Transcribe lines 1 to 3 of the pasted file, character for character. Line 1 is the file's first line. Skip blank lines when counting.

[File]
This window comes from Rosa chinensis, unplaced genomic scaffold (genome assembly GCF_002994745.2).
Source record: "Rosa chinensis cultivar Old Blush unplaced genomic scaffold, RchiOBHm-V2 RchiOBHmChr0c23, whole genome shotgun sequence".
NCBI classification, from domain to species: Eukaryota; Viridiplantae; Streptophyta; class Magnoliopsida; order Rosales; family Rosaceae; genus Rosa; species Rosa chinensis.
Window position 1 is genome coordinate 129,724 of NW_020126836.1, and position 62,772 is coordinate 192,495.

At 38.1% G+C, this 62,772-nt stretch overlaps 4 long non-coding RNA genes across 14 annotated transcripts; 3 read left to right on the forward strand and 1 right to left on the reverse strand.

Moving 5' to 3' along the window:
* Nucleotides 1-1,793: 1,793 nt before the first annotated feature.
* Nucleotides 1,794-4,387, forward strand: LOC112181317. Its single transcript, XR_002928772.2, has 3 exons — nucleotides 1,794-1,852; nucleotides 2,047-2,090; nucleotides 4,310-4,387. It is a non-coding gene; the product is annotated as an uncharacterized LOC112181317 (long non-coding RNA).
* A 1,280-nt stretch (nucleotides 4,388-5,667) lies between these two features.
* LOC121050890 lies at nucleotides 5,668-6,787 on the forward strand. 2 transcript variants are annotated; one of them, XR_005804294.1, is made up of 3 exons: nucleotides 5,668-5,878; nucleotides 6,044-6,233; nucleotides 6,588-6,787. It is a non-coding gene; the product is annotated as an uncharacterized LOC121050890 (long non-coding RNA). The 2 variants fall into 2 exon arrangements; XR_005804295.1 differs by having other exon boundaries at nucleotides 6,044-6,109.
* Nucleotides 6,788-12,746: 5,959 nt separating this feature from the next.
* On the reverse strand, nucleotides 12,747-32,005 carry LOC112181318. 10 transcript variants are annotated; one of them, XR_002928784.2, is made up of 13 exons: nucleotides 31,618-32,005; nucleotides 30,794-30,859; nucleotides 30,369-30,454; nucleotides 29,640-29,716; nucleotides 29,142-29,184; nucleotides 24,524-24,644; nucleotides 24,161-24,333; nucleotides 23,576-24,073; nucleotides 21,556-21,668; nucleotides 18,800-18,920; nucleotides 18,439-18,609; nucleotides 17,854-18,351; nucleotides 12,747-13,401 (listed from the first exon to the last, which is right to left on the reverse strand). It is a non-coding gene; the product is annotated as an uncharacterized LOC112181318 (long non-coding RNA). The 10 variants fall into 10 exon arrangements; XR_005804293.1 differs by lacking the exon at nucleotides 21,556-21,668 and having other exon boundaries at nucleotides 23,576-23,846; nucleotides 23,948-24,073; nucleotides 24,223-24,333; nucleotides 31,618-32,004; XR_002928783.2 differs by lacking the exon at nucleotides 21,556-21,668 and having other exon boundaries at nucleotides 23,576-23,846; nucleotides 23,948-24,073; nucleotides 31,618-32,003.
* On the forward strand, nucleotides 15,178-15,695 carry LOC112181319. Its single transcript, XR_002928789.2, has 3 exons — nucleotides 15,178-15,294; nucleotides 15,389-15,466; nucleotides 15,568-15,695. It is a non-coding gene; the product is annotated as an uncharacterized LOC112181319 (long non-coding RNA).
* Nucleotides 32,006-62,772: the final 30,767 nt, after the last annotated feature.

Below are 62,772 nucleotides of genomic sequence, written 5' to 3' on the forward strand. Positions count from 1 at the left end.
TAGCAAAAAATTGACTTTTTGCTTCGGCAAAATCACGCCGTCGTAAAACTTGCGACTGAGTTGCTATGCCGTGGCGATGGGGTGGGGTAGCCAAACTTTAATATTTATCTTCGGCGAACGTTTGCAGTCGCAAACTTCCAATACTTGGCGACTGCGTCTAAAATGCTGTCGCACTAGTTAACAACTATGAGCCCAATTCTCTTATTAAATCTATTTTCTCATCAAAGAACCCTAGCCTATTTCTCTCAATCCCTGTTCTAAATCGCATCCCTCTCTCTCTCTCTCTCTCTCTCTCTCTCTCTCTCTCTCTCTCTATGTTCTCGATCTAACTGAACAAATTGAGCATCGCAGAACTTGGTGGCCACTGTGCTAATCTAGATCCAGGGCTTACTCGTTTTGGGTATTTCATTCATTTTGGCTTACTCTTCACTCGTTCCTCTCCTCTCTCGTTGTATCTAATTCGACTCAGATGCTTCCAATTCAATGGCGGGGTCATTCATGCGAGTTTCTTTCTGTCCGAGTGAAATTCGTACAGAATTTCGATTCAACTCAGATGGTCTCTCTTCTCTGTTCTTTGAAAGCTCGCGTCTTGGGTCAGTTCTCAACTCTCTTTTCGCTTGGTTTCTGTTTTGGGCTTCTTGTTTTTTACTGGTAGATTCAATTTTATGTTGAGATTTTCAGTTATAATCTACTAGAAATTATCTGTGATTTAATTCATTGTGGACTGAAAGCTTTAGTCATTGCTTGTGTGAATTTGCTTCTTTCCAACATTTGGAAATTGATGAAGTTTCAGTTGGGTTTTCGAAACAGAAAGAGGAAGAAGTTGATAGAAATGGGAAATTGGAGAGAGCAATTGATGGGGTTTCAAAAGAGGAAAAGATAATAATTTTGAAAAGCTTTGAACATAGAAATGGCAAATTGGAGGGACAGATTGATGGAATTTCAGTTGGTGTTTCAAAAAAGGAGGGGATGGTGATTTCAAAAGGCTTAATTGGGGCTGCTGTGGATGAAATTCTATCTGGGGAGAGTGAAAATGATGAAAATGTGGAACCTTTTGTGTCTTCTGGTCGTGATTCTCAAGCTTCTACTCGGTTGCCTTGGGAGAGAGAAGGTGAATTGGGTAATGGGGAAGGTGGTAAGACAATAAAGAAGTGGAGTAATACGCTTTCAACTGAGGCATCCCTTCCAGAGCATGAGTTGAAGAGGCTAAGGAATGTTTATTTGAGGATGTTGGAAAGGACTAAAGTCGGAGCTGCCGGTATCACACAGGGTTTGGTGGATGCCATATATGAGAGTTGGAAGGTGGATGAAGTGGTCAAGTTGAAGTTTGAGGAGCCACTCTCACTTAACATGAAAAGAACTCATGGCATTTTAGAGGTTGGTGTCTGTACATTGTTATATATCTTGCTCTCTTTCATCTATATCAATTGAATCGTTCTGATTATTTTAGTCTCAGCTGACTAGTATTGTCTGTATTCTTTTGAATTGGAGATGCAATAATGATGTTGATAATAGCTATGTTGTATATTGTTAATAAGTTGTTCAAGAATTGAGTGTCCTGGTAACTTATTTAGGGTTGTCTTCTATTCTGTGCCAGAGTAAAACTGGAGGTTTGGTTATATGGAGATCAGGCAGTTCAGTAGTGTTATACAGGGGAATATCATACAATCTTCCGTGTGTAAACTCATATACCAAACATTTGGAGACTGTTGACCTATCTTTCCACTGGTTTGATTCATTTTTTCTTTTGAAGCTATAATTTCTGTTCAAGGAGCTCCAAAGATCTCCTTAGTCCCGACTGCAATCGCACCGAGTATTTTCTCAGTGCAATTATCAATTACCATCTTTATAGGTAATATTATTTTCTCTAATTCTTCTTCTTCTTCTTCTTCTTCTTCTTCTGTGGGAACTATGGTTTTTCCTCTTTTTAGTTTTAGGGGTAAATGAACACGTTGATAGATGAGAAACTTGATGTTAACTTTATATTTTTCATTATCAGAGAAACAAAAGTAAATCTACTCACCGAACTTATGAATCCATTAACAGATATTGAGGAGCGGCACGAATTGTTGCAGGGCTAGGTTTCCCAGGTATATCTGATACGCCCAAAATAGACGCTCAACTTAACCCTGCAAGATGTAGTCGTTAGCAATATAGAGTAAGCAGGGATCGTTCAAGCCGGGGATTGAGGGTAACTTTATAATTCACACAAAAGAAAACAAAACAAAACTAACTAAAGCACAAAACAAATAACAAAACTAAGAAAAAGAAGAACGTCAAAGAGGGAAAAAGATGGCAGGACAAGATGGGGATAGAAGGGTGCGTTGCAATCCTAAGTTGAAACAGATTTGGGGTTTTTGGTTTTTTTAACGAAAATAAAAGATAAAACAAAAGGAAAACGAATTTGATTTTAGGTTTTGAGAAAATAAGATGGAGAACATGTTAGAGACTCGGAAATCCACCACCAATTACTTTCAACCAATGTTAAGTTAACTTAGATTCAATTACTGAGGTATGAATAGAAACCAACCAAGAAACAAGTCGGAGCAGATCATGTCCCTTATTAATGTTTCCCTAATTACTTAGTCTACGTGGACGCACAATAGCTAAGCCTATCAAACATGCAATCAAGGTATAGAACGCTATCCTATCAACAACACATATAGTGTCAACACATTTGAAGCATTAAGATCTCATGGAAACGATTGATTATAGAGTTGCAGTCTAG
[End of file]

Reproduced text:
This window comes from Rosa chinensis, unplaced genomic scaffold (genome assembly GCF_002994745.2).
Source record: "Rosa chinensis cultivar Old Blush unplaced genomic scaffold, RchiOBHm-V2 RchiOBHmChr0c23, whole genome shotgun sequence".
NCBI classification, from domain to species: Eukaryota; Viridiplantae; Streptophyta; class Magnoliopsida; order Rosales; family Rosaceae; genus Rosa; species Rosa chinensis.